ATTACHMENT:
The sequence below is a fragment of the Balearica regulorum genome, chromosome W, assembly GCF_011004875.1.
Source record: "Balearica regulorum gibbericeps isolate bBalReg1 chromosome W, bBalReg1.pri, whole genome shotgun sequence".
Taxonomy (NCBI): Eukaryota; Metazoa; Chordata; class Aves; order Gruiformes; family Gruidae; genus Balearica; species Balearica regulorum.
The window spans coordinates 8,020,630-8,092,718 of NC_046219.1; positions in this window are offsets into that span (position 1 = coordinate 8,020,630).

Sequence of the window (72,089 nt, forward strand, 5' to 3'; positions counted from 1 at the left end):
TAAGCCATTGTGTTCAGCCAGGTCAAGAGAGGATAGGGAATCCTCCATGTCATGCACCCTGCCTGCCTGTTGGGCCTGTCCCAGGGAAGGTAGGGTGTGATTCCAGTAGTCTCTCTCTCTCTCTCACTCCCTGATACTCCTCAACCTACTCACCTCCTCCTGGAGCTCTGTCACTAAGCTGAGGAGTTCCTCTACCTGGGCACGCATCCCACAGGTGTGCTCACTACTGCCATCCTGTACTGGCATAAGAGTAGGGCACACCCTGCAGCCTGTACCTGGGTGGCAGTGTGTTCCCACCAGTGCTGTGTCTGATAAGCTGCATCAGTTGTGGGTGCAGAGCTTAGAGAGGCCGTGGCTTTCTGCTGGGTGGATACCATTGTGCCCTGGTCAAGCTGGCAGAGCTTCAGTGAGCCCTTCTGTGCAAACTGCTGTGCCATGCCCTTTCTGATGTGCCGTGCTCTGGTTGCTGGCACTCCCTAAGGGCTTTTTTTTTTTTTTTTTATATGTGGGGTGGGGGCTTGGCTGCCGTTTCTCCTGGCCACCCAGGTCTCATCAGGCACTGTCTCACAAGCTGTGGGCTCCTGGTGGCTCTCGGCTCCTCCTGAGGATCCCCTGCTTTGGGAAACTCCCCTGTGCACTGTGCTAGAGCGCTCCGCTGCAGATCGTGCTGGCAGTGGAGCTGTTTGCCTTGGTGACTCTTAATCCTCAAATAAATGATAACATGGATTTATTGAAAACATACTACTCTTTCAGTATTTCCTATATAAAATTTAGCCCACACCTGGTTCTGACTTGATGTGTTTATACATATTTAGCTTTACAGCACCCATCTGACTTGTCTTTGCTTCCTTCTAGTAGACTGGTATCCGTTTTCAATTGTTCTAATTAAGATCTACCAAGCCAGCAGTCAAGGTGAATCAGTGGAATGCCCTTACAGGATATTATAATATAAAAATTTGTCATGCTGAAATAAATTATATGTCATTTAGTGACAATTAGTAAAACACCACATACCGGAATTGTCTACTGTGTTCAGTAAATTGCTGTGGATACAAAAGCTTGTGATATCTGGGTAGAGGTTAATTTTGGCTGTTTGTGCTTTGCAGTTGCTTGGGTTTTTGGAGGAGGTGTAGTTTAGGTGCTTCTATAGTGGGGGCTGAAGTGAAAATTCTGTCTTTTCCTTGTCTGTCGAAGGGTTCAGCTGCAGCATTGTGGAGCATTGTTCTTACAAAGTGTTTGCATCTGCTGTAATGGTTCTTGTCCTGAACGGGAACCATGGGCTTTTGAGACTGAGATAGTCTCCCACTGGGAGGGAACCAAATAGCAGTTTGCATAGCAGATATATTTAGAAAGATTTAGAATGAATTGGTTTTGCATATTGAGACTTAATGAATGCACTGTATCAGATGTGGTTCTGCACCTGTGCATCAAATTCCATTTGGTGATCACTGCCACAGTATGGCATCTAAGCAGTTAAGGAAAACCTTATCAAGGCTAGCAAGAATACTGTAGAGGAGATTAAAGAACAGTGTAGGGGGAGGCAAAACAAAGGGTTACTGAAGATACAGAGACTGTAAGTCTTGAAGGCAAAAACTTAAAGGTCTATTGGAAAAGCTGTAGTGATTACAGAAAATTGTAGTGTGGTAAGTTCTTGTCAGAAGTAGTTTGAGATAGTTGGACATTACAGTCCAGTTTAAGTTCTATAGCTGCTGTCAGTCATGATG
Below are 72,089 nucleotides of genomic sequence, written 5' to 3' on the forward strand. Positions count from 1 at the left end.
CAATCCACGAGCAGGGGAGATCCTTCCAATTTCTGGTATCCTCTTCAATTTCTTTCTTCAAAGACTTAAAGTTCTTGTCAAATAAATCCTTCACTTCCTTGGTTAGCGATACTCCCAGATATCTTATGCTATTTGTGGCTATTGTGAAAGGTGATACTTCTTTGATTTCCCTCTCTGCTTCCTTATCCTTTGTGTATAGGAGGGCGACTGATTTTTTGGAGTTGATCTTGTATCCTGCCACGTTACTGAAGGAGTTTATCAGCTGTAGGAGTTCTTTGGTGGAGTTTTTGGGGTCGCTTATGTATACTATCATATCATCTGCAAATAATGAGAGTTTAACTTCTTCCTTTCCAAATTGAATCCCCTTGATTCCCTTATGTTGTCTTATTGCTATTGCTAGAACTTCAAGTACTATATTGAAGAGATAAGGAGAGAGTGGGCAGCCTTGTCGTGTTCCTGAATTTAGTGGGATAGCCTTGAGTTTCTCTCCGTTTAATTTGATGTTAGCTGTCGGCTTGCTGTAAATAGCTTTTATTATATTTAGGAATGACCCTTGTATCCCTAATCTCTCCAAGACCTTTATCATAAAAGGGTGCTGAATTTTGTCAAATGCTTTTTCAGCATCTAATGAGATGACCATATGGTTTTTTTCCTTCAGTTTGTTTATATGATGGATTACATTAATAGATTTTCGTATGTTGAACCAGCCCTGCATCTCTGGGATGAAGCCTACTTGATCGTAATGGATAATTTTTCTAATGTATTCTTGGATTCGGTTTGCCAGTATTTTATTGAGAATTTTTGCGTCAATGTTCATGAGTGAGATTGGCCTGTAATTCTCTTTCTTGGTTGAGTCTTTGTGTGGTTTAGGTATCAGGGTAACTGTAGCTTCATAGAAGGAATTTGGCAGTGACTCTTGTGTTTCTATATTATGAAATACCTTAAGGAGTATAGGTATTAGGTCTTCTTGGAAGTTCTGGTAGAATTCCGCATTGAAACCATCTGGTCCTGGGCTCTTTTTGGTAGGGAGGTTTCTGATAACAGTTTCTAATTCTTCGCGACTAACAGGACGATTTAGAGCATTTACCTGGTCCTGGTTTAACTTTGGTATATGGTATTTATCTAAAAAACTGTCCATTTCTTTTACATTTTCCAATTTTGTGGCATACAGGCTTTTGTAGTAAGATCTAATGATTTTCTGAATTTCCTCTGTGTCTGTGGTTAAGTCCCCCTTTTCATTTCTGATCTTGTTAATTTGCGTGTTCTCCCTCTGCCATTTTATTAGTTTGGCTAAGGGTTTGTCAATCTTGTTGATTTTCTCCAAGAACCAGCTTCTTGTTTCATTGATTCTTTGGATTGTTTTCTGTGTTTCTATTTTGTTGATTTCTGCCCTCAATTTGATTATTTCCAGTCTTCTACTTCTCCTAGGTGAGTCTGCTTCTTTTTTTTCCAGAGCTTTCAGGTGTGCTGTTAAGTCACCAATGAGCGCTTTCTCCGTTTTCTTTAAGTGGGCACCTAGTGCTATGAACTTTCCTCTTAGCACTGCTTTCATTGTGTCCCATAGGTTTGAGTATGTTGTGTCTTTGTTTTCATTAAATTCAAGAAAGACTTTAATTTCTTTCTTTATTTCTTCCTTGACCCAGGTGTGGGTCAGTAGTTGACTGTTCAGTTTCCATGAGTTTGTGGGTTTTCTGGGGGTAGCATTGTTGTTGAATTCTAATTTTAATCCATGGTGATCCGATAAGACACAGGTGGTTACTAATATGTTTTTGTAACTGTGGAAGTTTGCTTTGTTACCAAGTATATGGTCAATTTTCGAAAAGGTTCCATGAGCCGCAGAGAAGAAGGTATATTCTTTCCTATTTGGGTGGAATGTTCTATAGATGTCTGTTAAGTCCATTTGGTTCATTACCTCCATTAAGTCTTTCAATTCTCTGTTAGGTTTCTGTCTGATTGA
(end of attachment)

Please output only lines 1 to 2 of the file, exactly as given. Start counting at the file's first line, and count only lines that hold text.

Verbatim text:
The sequence below is a fragment of the Balearica regulorum genome, chromosome W, assembly GCF_011004875.1.
Source record: "Balearica regulorum gibbericeps isolate bBalReg1 chromosome W, bBalReg1.pri, whole genome shotgun sequence".